It’s easy to find people that don’t trust DISH Network’s Charlie Ergen, but it’s hard not to get titillated by some of the technology plays that he brings to Sprint and Clearwire. To Sprint, he brings a multimedia package – mobile and fixed video, voice, and data. Additionally, his company brings a fixed-broadband wireless play using spectrum in the 2.5 GHz band, which would complement the spectrum holdings of both Sprint and Clearwire.
The week, DISH and nTelos Wireless, a rural wireless provider, announced the commencement of a fixed broadband wireless test in rural Virginia using LTE technology, with speeds ranging from 20 Mbps to more than 50 Mbps.
As part of the demonstration, two wireless tower test sites were activated in the Blue Ridge Mountains near Waynesboro and Afton, Va. BandRich ruggedized outdoor routers with built-in high-gain antennas were installed on the roofs of the homes to receive the signal. Ericsson and Alcatel-Lucent provided equipment and assisted in the installation.
The final story has yet to be written of the DISH/Sprint/Clearwire/Softbank merger-palooza. But with a significant portion of households in rural America underserved by wireline broadband, a fixed wireless LTE solution just might find a home in the country, no matter who provides it.
This week’s blockbuster spectrum news was DISH Network’s proposal to purchase all of the Clearwire common shares at $3.30. Slightly more than the $2.97 per share offered by Clearwire’s half-owner Sprint Nextel, last December.
Sprint wasn’t buying it. In response to the DISH Proposal, Sprint stated in a letter to Clearwire that the DISH proposal is “illusory, inferior to the Sprint transaction and not viable because it cannot be implemented in light of Clearwire’s current legal and contractual obligations.”
The Wall Street Journal wasn’t buying it either, quoting analysts that ascribed many different ulterior motives to DISH Chairman Charlie Ergen’s negotiating tactics. While some said Ergen is looking to get Sprint to partner with DISH, others said he is acting out of revenge against Sprint for its attempt to block the FCC’s approval of DISH’s spectrum.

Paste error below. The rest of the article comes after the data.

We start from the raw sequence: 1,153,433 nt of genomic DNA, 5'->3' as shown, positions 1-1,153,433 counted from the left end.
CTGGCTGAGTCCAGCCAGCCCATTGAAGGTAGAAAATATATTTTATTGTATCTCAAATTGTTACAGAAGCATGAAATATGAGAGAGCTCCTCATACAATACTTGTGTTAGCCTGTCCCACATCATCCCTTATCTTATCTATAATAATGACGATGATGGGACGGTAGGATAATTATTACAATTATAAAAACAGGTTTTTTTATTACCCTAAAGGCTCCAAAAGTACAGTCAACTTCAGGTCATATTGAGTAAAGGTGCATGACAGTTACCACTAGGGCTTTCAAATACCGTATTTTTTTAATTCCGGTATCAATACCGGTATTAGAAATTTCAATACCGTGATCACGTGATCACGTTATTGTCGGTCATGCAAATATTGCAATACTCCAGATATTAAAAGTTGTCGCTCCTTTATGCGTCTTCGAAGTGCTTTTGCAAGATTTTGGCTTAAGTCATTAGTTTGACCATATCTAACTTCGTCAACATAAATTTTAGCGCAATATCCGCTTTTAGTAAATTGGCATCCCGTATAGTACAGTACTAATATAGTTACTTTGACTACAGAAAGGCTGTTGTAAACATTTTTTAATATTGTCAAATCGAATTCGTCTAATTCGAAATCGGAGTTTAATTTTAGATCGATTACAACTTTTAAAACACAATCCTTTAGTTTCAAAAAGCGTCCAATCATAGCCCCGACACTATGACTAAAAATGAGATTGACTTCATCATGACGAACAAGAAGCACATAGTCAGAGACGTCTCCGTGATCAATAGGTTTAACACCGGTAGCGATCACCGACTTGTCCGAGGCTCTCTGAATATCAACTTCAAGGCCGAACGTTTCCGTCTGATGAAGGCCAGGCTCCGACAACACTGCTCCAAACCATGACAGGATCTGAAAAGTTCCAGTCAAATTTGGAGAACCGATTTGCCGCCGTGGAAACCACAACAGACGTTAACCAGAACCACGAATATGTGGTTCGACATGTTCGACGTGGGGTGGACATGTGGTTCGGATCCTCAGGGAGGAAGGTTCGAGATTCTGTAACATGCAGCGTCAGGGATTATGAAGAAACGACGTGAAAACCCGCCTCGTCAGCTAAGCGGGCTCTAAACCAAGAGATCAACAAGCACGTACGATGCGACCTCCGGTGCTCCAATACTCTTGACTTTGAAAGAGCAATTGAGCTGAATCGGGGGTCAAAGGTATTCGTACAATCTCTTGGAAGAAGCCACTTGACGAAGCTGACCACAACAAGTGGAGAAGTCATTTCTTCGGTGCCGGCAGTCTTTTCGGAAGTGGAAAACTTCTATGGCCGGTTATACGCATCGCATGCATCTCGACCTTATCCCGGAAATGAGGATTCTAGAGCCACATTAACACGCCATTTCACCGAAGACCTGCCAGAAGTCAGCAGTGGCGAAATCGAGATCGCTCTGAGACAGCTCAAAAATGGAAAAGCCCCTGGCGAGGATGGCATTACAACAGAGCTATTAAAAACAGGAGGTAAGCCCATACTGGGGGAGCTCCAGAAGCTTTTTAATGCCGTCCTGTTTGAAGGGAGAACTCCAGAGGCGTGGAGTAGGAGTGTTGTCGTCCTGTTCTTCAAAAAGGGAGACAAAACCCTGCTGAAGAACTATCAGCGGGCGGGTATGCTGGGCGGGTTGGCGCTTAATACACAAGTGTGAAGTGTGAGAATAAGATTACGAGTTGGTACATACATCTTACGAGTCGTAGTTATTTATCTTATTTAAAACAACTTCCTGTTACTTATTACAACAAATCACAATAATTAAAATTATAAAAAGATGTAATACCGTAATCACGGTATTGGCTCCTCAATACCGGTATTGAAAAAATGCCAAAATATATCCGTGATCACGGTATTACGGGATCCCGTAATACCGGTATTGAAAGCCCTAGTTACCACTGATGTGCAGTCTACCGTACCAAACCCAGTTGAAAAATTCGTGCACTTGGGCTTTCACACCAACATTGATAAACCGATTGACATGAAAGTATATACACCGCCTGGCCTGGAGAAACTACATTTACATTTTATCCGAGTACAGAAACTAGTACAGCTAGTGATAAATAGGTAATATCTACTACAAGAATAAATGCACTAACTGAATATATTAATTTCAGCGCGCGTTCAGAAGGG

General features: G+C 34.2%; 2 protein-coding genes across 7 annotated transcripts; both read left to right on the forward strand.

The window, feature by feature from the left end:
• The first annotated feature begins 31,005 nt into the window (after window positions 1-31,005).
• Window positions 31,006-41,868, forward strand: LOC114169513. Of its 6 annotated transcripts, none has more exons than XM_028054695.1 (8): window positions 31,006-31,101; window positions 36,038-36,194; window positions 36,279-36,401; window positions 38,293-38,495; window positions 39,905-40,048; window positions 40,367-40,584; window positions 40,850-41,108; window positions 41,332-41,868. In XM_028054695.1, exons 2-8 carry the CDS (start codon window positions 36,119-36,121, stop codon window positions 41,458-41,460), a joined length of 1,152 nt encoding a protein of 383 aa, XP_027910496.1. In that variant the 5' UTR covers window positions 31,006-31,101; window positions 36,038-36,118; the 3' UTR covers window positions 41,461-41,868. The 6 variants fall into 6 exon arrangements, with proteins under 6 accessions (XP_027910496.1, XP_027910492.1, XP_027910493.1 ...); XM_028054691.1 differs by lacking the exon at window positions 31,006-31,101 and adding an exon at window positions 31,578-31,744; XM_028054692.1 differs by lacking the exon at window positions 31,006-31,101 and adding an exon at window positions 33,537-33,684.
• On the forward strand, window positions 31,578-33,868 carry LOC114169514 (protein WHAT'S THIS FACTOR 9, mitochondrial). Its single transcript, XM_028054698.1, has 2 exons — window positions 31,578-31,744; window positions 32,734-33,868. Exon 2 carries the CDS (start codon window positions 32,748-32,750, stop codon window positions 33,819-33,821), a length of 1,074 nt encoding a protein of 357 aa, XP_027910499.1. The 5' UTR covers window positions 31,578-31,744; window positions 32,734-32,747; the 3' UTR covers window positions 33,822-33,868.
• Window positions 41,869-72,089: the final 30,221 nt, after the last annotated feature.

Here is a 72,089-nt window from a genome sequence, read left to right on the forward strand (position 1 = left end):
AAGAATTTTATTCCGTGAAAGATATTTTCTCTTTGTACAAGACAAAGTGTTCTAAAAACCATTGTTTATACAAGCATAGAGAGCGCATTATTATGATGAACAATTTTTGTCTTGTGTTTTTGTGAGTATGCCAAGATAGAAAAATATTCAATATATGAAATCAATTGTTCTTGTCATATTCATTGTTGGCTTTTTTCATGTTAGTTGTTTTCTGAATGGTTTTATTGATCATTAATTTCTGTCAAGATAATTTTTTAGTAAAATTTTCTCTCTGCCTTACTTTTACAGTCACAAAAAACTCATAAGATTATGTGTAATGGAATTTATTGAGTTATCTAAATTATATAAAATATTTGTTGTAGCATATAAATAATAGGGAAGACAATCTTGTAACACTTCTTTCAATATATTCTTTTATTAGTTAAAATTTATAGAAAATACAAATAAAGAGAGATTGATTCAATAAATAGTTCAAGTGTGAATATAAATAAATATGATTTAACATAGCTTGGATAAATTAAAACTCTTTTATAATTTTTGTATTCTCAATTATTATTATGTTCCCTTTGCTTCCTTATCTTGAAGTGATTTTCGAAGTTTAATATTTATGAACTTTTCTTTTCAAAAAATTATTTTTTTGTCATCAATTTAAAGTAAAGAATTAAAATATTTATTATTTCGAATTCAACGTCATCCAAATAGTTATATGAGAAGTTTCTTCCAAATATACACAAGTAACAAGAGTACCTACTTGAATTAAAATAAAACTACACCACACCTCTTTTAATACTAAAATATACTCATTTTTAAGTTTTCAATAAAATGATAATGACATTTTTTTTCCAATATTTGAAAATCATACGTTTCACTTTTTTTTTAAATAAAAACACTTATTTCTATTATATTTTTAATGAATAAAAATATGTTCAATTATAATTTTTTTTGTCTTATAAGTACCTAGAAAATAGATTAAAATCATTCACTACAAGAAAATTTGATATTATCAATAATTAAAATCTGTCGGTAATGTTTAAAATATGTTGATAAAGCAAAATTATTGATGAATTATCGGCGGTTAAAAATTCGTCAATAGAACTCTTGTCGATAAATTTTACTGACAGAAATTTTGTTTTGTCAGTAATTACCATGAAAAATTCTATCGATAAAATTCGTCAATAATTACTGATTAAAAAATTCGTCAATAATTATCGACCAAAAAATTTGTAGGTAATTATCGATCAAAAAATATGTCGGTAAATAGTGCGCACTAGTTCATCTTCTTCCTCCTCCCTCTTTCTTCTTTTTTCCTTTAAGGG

Charlie Ergen is a known for being a poker player that isn’t afraid to try to win with a bad hand, according to Clayton Funk, managing director, Media Venture Partners.
“[Ergen] can either sell his spectrum to Sprint or he can allow Sprint to lease his spectrum through a wholesale agreement,” Funk said. “Either way, it would be good for the tower industry because it would allow for more network deployment, with more antennas and lines on towers that utilize that spectrum.”
At the very least, DISH’s $3.30 offer may help the class action lawsuit of Crest Financial, Clearwire’s second largest shareholder, which accuses Clearwire of accepting too low of an offer at $2.97 per share.
“What Ergen will certainly achieve is to give Crest and Mount Kellett far more ammunition in their fight against the Sprint takeover, potentially tying up the proposed Sprint buyout for months,” wrote Tim Farrar, principal, Telecom, Media and Finance Associates, in a blog post.
A brief summary of the proposed deal. DISH would acquire 24 percent of Clearwire’s spectrum for $2.2 billion, with the option of an additional 2 megahertz. Also, Clearwire would provide DISH with the construction, operation, maintenance and management of a wireless network covering AWS-4 spectrum and new deployments of 2.5 GHz spectrum.